Kerry Washington Once 'Stole' a Pair of Sunglasses — and She Isn't Giving Them Back
From the polished perfection of Scandal's Olivia Pope to the '90s throwbacks she wore as Mia Warren in Little Fires Everywhere, Kerry Washington isn't a stranger to getting deep into character or pulling off a variety of fashion trends. But, when she's not in power suits and pumps — or hosting virtual yoga classes on Instagram (really, get in on those) — she's working to champion activists and promote equity everywhere.
She's also designing jewelry.
Today, it was announced that Washington would be investing in the direct-to-consumer, sustainably-minded, fine jewelry brand Aurate, making her first foray into direct-to-consumer fashion and continuing to support brands that amplify women's voices. To celebrate the new partnership, Washington teamed up with Aurate's co-founders, Sophie Kahn and Bouchra Ezzahraoui, on Kerry x Aurate ($150-380), a limited-edition capsule collection that is now available to shop.
"We have always made the decision to align with investors who share our vision and mission, which is why we are thrilled to welcome Kerry Washington to the Aurate family," Kahn and Ezzahraoui said in a statement. "Kerry has such a strong and powerful, yet poised voice and is truly a woman of both style and substance. She strongly believes in Aurate and our future, which is why we are so excited to have her on board."
Speaking with InStyle, Washington told us all about this new partnership, and also shared a story about a special pair of sunglasses for the latest edition of The Oldest Thing I Own.
What is the oldest fashion item you own and how long you have had it?
The oldest item in my closet is a beautiful pair of Oscar de la Renta sunglasses that were my mother's from the mid-60s. I stole them from her…probably 20 years ago and I love them.
Do you still wear them?
They're giant, they're enormous, and, yeah, I still wear them and I love them!
Do people comment on it when you wear it? What do they say?
People are always like, "Where did you get those?" And I'm like, "My mother's closet." When I started working as an actor, the first fashion show I was invited to, first Fashion Week, was Oscar de la Renta in New York. I brought my mom, so it felt like an amazing full-circle moment.
Do you have any particular memories tied to this item?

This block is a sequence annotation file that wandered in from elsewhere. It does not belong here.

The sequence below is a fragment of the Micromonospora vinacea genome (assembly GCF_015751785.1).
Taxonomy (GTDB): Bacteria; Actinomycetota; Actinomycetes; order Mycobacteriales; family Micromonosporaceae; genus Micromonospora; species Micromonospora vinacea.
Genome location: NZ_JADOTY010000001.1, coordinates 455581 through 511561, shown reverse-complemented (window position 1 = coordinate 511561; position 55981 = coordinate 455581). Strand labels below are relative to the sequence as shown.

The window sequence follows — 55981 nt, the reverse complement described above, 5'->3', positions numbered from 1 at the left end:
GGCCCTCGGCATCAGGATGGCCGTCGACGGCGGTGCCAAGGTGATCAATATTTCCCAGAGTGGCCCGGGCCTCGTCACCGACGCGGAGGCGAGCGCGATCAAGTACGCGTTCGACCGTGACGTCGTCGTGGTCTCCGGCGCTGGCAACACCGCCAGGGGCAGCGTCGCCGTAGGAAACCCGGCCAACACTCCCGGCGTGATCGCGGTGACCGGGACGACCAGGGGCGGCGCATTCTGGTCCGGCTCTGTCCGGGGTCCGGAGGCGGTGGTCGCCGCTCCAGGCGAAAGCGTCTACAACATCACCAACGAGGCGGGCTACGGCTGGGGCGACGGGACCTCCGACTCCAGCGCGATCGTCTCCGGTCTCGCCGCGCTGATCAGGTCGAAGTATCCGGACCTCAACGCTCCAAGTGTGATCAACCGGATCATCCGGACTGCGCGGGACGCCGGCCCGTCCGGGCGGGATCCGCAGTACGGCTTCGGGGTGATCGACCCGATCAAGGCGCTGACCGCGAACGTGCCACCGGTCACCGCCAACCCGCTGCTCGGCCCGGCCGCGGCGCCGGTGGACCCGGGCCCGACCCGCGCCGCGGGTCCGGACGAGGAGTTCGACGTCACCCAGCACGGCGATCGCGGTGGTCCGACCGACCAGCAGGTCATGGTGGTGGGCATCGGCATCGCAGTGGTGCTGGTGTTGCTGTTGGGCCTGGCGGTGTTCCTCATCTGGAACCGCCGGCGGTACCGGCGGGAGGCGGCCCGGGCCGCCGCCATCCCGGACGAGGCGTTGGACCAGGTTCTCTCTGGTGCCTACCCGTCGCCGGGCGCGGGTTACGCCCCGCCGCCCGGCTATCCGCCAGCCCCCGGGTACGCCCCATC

When I found them, my mom kind-of shrugged that I would even want them. They were like her old glasses, but they were treasures to me.
Jewelry is something a lot of people treasure, is that what you wanted to do with your collection with Aurate?
I want people to feel like they're treasures they can wear every day. That's what's fun about accessories. You can have fun and play. Also, wearing jewelry that is fine jewelry but is affordable takes some of the fear out of wearing it every day.
This is just the first collection, but there has to be more, right?
One of the things that Aurate does so well with direct-to-consumer is learning what people like. We'll see — another thing that's so great with learning from the consumers is seeing what to do next. We have lots of ideas with what to do next and we'll gravitate towards that.
You've had some design experience with your Scandal collection for The Limited. How did this compare?
We had a very successful collection at The Limited that went on for several years and I loved designing. I loved the attention to detail and the creative process, and it's really fun to do that in the jewelry space. For me, jewelry is the part of fashion that holds the most emotion. With fashion, whether it's sunglasses or a sweater, they can have pieces that happen to be very special to you, but a lot of jewelry comes with a lot of emotional meaning and weight. It's fun to work in that space, and design a collection that's just really, really beautiful and has such powerful meaning.
The pieces have a lioness on them. What meaning does that have?
It's important that people know that 20% of proceeds go to Supermajority, which is a women's organization that is really a home for women's activists. They work towards building a movement of all kinds of women working for equity.
The lionesses hunt together and raise their cubs together and there's no hierarchy among the lionesses. It's really a sisterhood. We wanted to make sure the proceeds went to an organization that is rooted in women's power. That's what the imagery is.
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